Classbased configuration of WRED is identical to standalone WRED

Congestion avoidance techniques monitor the network interface load in an effort to anticipate and avoid congestion at common network bottlenecks. Congestion avoidance is achieved through intelligent packet dropping techniques. Traditionally, Cisco IOS software used standalone RED and WRED mechanisms to avoid congestion on an interface. Those mechanisms can perform a differentiated drop based on the IP precedence or DSCP value.

The class-based weighted fair queuing (CBWFQ) system supports the use of WRED inside the queuing system, thereby implementing CB-WRED. Each class is queued in its separate queue and has a queue limit, performing tail drop by default. WRED can be configured as the preferred dropping method in a queue, implementing a differentiated drop based on traffic class, and further, on the IP precedence or DSCP value.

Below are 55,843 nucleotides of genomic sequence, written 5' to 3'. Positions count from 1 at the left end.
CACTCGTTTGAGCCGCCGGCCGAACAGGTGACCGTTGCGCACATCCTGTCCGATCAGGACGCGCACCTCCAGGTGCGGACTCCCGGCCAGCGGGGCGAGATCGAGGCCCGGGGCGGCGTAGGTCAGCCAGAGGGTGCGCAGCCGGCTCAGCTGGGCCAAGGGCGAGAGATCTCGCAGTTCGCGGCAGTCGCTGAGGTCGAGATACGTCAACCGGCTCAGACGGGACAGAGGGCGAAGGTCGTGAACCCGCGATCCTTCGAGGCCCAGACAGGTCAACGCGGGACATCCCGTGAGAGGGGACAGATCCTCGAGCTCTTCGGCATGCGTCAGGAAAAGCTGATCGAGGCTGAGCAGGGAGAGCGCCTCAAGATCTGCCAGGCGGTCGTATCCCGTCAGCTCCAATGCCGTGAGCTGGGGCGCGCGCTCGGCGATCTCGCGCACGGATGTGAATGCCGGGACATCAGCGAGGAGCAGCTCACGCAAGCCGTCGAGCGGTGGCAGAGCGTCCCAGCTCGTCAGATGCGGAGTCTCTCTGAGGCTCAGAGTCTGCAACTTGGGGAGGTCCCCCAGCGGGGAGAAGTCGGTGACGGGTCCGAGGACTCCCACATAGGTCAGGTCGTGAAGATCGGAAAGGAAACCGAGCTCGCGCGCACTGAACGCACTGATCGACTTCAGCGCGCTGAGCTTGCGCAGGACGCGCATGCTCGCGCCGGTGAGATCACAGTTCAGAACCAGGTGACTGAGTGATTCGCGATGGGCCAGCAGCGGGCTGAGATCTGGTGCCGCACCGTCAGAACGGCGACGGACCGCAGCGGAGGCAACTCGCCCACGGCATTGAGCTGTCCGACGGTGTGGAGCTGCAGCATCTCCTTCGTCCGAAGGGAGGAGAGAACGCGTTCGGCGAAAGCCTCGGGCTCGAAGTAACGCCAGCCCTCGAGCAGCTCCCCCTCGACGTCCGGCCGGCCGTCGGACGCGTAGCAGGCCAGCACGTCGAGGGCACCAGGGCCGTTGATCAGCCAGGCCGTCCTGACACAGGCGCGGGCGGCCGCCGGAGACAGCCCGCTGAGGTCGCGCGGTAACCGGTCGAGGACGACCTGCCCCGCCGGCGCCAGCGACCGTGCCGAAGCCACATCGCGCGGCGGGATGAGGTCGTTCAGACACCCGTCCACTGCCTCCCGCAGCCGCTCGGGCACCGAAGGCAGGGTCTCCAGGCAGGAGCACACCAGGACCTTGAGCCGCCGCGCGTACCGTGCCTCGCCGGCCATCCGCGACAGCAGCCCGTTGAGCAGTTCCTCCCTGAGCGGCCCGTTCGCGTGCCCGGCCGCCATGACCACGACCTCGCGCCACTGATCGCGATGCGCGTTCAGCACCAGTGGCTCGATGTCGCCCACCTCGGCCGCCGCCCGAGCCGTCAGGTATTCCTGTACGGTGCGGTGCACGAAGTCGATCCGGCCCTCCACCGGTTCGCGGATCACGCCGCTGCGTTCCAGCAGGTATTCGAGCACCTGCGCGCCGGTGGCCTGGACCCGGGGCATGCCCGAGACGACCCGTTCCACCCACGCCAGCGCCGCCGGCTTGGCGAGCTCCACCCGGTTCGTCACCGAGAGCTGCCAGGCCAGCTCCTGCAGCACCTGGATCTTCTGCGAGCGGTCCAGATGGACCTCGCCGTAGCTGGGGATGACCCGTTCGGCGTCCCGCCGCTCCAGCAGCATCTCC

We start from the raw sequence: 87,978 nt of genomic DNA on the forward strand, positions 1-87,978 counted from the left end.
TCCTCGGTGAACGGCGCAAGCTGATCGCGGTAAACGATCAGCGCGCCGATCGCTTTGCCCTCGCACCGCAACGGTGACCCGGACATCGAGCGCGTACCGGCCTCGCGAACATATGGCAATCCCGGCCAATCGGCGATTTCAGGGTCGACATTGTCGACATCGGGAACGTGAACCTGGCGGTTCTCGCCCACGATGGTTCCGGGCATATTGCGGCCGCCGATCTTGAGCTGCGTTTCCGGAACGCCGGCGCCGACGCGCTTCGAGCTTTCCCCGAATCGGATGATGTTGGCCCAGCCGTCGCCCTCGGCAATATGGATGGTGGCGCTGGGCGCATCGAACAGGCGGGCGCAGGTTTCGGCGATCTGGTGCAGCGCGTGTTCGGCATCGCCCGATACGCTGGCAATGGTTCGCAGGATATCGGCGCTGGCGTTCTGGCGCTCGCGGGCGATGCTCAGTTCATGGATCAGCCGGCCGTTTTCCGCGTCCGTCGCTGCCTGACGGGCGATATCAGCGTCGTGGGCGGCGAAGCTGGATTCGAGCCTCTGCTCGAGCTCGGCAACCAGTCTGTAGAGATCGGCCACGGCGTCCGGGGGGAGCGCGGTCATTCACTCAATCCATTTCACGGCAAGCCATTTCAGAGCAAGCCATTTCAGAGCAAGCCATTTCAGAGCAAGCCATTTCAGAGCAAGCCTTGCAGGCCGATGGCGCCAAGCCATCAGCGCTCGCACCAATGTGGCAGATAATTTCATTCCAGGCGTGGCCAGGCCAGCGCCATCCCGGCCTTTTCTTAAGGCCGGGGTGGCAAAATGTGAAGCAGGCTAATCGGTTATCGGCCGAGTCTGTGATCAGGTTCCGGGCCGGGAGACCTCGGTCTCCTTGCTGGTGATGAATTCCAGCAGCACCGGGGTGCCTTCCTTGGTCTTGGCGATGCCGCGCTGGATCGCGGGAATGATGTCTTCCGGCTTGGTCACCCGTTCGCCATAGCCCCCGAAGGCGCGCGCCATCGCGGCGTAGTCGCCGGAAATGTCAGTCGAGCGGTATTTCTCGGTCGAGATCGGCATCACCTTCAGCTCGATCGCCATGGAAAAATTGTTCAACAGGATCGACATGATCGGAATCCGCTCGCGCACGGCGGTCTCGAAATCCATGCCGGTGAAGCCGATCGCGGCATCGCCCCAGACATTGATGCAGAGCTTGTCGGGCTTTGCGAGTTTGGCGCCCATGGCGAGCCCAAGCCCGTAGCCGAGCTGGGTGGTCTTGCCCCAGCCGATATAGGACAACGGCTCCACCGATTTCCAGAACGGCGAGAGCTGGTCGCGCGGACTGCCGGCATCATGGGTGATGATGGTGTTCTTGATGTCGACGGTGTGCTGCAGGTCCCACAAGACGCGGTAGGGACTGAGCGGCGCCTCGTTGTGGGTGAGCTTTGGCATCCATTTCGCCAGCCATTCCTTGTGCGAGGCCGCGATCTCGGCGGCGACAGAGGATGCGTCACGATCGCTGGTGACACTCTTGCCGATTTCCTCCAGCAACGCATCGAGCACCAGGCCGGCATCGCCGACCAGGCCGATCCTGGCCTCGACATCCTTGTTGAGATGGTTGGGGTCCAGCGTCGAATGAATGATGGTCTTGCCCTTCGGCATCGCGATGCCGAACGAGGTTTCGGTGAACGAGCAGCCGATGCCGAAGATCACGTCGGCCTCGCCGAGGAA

Note The combination of CBWFQ and WRED on a single device is currently the only way to implement the DiffServ Assured Forwarding per-hop behavior (AF PHB) using Cisco IOS software.

WRED Building Blocks

The figure shows how WRED is implemented, and the parameters that are used by WRED to influence packet-drop decisions.

The router constantly updates the WRED algorithm with the calculated average queue length, which is based on the recent history of queue lengths.

Configured in the traffic profile are the parameters that define the drop characteristics used by WRED (minimum threshold, maximum threshold, and mark probability denominator). These parameters define the WRED probability slopes.

When a packet arrives at the output queue, the IP precedence or DSCP value is used to select the correct WRED profile for the packet. The packet is then passed to WRED for processing. Based on the selected traffic profile and the average queue length, WRED calculates the probability for dropping the current packet and either drops the packet or passes it to the output queue.